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Miniature Scenery Buildings: A Review

By Michael Cannon / November 1, 2012
Miniature Scenery Church

One of the things I have been working on is an upgrade of the gaming terrain I use. I have had a number of Miniature Scenery buildings sitting in the queue for a while and thought I’d see how the products I have stacked up. Here I’ll look at the church, the well, and the cross.

The buildings come in a shrink wrapped set of MDF sheets. The size of the stack is determined by the complexity and size of the building. The church, for example, came in two sheets, the cross in one. If there is a roof you will find a colored paper sheet with the pattern laid out and ready to cut out, fold, and glue onto the roof. I don’t know how they cut the MDF but the pieces have a section about 1/4 inch around them and are connected to the frame by a couple of small sections. The pieces will come out easily with a set of flush cutters. You can them trim off the excess with a sharp hobby knife. Assembly instructions are also included and are pretty thorough.

The pieces fit together tightly and I had to trim the slots where they came together in a number of places. This is not a criticism, just a comment. Make sure you have looked at the assembly instructions thoroughly before you start. Wood glue or white glue can be used on those pieces that are loose.

Once assembled, I sprayed the buildings with some older GW Shadow Grey I had on hand. (Trust me, this paint OLD – it’s from the first generation of GW paint from back in the mid-90s!) I had to use a number of thin coats so I could keep the texture but the MDF held the paint well. Due to the overhangs and cutouts, I spent several brief sessions spraying to get full coverage. Once the base coats were dry, I moved on to drybrushing the pieces with a lighter shade of grey . The curch had some browns added to the bottom of the walls so the structure would appear weathered.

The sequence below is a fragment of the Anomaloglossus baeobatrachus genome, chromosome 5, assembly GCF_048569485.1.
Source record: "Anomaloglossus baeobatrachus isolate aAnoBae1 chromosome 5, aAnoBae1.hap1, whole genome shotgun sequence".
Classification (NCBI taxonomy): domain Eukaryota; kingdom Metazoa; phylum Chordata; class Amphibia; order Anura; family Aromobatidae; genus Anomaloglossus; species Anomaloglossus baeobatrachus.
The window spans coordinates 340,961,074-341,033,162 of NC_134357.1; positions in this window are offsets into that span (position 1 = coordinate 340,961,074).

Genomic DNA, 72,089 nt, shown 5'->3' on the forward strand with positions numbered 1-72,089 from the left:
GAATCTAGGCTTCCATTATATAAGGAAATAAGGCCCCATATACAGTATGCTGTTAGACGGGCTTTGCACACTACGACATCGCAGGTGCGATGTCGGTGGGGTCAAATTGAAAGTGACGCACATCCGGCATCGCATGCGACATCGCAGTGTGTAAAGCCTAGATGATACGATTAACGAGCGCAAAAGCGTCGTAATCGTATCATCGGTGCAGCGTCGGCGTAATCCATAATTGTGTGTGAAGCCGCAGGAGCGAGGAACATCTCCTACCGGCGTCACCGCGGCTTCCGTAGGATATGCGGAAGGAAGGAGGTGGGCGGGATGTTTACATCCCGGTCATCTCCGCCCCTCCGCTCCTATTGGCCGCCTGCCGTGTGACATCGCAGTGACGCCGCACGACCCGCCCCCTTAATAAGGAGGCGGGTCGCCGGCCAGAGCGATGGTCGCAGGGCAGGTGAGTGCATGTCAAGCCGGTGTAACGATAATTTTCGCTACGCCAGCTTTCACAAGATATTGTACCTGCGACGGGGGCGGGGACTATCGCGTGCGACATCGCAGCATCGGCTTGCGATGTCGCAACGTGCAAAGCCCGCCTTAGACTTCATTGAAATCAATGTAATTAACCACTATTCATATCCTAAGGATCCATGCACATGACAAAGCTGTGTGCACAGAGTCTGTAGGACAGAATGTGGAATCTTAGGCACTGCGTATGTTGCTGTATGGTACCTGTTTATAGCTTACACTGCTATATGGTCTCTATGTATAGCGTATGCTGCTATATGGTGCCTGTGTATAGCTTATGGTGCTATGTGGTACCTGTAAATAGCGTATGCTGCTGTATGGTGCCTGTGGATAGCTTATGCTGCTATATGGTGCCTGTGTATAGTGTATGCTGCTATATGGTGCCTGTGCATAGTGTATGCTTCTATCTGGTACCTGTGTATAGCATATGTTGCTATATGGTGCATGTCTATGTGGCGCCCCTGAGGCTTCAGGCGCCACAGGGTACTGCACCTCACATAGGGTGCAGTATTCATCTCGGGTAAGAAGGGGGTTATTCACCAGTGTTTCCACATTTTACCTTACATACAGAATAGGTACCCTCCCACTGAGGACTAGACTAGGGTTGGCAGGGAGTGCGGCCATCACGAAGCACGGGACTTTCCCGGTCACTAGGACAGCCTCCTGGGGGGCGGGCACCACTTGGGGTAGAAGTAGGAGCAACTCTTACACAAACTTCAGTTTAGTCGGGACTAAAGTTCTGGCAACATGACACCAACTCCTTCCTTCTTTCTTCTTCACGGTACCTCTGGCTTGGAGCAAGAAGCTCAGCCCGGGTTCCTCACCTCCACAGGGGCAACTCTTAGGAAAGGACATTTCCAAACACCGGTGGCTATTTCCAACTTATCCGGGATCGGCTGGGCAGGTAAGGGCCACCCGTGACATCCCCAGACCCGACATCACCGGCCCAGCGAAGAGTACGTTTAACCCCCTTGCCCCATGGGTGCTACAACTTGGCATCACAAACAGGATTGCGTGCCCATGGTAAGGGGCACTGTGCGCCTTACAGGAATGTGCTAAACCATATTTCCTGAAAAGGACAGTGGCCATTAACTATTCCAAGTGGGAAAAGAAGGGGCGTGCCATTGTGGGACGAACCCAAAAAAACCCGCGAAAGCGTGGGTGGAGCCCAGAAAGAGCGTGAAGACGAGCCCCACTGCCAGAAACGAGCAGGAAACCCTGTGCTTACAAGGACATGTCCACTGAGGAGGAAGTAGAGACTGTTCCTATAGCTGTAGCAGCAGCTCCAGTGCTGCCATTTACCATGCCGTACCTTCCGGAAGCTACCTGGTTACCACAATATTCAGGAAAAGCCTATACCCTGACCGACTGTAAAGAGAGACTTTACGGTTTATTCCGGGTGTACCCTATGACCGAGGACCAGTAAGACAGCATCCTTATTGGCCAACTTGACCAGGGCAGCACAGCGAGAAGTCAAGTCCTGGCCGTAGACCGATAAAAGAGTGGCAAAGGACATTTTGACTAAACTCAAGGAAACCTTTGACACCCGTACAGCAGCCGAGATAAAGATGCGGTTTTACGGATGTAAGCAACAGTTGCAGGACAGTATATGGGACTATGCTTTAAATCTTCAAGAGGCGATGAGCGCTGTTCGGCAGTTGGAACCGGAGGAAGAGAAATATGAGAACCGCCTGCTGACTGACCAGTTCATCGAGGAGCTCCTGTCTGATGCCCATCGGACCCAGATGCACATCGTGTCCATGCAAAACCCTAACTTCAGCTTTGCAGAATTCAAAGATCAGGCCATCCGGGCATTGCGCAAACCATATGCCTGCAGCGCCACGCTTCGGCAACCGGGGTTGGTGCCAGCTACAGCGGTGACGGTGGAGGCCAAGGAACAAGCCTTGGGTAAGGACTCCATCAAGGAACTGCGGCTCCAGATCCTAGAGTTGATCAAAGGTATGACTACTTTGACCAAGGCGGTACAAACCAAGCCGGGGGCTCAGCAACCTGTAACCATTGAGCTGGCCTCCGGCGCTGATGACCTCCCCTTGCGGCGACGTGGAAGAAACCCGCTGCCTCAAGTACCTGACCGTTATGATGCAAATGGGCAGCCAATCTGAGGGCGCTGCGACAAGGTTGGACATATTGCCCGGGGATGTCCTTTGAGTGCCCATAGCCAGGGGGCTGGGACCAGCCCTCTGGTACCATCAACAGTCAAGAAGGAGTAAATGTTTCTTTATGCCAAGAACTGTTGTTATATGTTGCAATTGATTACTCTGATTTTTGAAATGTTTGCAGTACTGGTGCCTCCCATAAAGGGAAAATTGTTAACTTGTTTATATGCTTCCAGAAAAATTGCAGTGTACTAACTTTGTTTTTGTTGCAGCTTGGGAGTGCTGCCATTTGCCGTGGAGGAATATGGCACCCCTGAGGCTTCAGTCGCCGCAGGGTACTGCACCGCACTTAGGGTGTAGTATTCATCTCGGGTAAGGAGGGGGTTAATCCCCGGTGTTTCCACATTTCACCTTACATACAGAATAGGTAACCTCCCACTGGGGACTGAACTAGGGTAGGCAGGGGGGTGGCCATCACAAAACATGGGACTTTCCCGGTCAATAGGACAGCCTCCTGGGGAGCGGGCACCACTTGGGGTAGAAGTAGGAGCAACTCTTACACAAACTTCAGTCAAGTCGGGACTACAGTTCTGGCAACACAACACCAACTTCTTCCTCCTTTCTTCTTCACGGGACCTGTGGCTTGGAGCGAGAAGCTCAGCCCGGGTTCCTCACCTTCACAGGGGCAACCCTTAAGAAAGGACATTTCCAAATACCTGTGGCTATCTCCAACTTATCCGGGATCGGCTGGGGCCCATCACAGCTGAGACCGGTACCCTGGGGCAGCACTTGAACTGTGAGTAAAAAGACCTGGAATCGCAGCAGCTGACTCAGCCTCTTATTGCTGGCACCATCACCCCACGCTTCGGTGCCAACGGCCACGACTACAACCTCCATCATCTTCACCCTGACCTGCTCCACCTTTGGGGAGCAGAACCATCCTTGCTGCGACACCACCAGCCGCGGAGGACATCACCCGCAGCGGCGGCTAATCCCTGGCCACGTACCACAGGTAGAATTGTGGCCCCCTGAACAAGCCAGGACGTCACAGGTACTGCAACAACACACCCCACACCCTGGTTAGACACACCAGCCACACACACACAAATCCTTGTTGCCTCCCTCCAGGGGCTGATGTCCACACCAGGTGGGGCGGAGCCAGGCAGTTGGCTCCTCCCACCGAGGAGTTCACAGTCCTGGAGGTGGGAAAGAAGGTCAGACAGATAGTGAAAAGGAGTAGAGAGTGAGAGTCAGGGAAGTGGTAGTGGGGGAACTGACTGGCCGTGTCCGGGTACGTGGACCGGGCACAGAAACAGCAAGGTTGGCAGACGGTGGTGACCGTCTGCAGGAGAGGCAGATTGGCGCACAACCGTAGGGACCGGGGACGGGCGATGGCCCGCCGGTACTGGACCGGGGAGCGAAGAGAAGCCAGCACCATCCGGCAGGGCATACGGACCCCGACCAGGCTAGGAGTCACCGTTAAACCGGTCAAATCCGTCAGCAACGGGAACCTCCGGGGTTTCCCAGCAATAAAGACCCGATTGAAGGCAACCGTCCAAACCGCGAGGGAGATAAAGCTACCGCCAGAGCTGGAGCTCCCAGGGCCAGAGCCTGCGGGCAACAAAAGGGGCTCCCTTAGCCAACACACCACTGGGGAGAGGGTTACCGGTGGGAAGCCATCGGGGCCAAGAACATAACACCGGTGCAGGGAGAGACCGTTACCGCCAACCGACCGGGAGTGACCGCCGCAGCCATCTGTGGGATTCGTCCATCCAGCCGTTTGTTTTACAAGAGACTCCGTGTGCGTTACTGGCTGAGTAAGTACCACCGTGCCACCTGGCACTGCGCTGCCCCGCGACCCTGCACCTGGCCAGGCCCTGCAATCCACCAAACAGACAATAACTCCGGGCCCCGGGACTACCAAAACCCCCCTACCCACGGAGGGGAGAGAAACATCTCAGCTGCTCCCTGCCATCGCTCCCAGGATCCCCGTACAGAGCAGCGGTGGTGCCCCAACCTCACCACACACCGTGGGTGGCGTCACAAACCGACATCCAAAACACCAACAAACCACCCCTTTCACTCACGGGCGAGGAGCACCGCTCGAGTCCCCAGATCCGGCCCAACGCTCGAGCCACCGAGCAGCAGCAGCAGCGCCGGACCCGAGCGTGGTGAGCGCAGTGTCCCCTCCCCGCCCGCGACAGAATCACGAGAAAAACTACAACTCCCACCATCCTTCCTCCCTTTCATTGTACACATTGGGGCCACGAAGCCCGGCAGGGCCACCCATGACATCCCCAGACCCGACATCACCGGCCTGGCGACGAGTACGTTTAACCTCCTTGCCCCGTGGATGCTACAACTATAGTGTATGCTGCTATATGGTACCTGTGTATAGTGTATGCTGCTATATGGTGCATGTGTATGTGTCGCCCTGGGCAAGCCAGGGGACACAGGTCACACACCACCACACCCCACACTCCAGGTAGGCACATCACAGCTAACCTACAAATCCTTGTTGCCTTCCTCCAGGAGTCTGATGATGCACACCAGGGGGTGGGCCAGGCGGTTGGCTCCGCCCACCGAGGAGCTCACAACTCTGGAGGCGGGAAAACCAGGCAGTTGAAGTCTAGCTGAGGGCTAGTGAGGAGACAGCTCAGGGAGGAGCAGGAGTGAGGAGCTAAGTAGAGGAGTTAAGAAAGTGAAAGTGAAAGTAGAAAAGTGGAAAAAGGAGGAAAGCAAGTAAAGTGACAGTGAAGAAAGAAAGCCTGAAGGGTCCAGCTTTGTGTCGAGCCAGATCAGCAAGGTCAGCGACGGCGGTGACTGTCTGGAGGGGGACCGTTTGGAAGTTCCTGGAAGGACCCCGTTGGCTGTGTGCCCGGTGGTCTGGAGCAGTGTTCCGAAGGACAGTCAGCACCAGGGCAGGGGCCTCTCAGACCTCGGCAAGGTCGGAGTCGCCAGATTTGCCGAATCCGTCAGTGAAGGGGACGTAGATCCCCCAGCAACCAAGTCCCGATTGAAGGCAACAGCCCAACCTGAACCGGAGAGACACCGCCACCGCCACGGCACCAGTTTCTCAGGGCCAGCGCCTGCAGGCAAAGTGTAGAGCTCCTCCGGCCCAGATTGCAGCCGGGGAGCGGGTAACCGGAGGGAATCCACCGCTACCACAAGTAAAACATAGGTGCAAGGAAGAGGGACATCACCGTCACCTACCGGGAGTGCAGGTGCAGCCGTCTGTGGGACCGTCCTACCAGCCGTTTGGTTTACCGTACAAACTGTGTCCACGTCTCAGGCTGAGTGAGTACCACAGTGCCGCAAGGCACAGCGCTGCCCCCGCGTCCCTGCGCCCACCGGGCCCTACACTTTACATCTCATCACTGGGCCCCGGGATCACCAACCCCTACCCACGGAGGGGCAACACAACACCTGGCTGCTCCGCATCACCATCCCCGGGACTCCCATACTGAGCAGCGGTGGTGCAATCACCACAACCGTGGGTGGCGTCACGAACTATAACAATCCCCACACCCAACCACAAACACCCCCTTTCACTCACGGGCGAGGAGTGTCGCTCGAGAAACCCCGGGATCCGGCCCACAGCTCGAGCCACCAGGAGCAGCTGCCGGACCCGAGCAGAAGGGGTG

The roof patterns should be scored gently with a hobby knife and a metal straight edge. Use the straight to fold the paper. I coated the roof pieces one at a tome with white glue and spread it around with my finger to get a light coat (a heavy coat will warp the paper.) I used a block of wood to keep the paper flat while the glue dried  The toughest part was making sure I had it aligned properly so that the edges had enough covering.

I added a cork base to the well to make it a more scenic piece and added a pipe cleaner for a small tree that would add personality.The rocks are a mixture of crumbled cork and kitty litter painted and then drybrushed to bring out the highlights. Each structure had Woodland Scenics scatter grass added to it for more flavor. I put on a layer of white glue where I wanted the grass/mold to be then after adding it, went back with some diluted white glue to make certain it would not flake off.

To my eye, the church appears a bit large for 28 mm miniatures as the eyes of the miniature can barely see out of the windows. athe cross and well are nicely sized for that scale, however and will also fit in well with  buildings from other manufacturers. The paper roofs will probably be noticeable in pictures of games but I do not think they will be distracting during a game.

Overall I would have to say these are nice additions to many eras ranging from the English Civil War back through Saga style gaming. I intend to pick up the other buildings in the series when I get the money together for them.

 

Miniature Scenery Church Miniature Scenery Church Miniature Scenery Church
Miniature Scenery Well Miniature Scenery Well Miniature Scenery Well
Miniature Scenery Cross and Well Miniature Scenery Cross Miniature Scenery Cross
About the author

Michael Cannon

I have been wargaming as long as I can remember. I met my wife when I was 14 and had been gaming long before that so that should give you an indication as to how long it has been. One of the first games I owned was Anzio by Avalon Hill. I drove over to the hobby shop in the snow to pick it up as I finally had the money to get something! I can remember playing with Airfix figures and Roco tanks back in the 6th grade and before.

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